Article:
One more day and the end of February arrives. And while it has been busy, I haven’t read so many articles this time. So I only have a small batch for you this month, but they’re all great reads.

In this edition of Inspiring Genealogy Blogs we cover: more boring ancestors, timelines and why they’re important, artifact testing for DNA, choosing the right archival sleeves, how careful are you when imaging documents?

So get comfy, grab a nice cool drink (or a hot one if you’re in the northern hemisphere where it’s currently still Winter) and enjoy some great reads.

As I mention every time, I find that reading blog posts helps me keep up with the latest news, products as well as what’s happening in general in the world of genealogy. And if you happen to already follow me on Facebook and Twitter, you already know that I like to share with you the interesting things I read.

Testing Artifacts to Obtain DNA Evidence for Genealogical Research
Testing artifacts for DNA is here, and an Australian company is leading the way. Primarily working with letters and envelopes totheletterDNA can look for and test DNA on these items. World acclaimed genetic genealogists writes a long article about this topic and the samples he’s sent to this company. Read the full article …

The Archive Lady: Which Archival Sleeves Do I Use?
Melissa Barker, The Archive Lady, answers a reader’s query as to what sleeves would be the most suitable to store her grandfather’s letters. As an archivist Melissa advises us on what you should look for when choosing your pockets sleeves. Read the full article …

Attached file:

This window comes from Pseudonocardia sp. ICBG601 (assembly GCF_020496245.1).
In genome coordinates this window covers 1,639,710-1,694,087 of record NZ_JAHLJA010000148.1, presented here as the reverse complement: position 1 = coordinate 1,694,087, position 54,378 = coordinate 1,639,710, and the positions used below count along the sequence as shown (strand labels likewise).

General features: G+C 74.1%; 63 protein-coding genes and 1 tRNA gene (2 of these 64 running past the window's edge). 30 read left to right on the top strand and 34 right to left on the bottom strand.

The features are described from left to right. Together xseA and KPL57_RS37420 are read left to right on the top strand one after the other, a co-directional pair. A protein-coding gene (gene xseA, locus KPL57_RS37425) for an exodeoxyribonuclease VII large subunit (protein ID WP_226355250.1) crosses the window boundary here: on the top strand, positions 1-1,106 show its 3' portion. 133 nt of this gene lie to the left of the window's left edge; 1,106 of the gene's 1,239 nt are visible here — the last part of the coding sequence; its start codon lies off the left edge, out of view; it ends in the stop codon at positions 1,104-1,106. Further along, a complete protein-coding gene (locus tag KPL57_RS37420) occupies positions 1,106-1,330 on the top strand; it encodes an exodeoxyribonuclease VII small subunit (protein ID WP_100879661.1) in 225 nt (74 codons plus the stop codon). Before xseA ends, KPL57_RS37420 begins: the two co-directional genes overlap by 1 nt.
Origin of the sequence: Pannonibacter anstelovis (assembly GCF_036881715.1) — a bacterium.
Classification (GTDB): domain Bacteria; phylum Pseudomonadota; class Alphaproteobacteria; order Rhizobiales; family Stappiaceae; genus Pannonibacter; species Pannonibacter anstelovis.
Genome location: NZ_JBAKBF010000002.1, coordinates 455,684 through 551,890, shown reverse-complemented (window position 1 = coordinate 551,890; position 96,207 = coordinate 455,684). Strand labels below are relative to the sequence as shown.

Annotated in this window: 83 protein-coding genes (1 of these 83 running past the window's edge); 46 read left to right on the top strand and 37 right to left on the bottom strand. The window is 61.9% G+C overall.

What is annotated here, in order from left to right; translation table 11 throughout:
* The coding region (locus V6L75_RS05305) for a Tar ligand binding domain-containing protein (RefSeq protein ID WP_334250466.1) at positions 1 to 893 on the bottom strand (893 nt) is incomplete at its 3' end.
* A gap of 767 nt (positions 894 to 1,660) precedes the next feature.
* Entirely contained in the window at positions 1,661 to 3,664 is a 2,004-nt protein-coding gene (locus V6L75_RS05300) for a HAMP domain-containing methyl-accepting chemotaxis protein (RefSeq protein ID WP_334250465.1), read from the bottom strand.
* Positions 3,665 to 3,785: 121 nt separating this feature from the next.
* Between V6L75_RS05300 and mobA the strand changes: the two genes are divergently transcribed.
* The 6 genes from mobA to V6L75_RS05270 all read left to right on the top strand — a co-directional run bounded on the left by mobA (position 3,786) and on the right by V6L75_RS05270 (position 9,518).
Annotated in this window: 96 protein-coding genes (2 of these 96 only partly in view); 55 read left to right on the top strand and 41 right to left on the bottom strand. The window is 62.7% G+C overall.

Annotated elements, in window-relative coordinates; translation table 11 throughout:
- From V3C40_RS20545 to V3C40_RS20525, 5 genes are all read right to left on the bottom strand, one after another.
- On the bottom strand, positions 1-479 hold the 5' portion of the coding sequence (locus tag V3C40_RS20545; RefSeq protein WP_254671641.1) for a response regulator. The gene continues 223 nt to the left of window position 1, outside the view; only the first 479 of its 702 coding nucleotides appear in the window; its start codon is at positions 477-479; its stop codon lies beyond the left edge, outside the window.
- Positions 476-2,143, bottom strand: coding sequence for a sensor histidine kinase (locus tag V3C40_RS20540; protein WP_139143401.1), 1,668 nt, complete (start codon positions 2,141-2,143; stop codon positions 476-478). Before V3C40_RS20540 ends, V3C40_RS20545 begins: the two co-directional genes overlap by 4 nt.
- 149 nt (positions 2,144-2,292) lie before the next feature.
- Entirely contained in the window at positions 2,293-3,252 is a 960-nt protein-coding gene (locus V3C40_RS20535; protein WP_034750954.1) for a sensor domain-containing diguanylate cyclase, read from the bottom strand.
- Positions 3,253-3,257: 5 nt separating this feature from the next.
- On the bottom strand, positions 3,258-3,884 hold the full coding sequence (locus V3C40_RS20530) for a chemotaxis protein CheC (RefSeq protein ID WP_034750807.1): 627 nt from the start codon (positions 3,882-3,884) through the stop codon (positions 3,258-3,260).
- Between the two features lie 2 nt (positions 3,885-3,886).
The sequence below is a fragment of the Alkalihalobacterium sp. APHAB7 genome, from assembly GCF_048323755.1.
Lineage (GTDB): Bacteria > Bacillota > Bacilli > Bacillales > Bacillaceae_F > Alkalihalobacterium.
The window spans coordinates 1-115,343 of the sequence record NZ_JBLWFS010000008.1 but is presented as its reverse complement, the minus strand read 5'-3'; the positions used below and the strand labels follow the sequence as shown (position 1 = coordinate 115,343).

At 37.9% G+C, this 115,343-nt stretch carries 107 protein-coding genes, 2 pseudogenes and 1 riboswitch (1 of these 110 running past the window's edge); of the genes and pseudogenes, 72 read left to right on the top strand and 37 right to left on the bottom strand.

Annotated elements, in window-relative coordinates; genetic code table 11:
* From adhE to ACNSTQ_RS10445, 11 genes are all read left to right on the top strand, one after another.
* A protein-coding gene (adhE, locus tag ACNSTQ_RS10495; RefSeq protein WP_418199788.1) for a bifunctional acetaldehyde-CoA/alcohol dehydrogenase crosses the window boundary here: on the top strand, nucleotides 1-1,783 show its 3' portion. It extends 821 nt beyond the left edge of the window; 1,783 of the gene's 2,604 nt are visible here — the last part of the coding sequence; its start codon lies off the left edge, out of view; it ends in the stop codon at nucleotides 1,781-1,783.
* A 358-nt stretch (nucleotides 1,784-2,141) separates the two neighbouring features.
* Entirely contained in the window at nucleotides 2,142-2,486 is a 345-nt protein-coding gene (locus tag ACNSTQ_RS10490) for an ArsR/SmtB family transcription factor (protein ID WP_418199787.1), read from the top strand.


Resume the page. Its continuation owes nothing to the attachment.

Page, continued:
How to Write about your Boring Ordinary Ancestors
Were your ancestors boring? I’m some were. They lived, they married, they died, and nothing exciting happened to them. According to Jessica of “Storied Genealogy’ … they’re boring! But she has 3 great tips on how to write about them and make it interesting! Read the full article …

How Careful Are You When Imaging Documents
Elizabeth Shown Mills highlights the importance of noting just  how important your scan (or photo) of a document or image can be, She has someone share an image with her, “which captured the URL, which tells us that it came from the website of the Library of Virginia. It captures the library’s identification and description of the document, so we know the kind of petition the signers signed; the date; the location of the original document; the location of the people who signed the petition: Bedford, Botetourt & Montgomery; the exact image or page from the document: image 3 of 6; And then it captures the whole page of signatures.” How many of you think to capture ALL the relevant information, or just go for a screen shot  or photo of the relevant portion of the page? Read the full article …

Timelines are Important
Do you use timelines? I know some people do, but a lot don’t, but they are a really valuable tool to use.  Timelines are often used in genealogy to place an ancestor in a historical context giving us a better understanding of their lives and how they fit into the world around them. Timelines can help break down brick walls allowing us to see:  Where a person was and when; Gaps in time where information is missing; and Instances where two people of the same name might be combined.  Read the full article ….


Happy reading!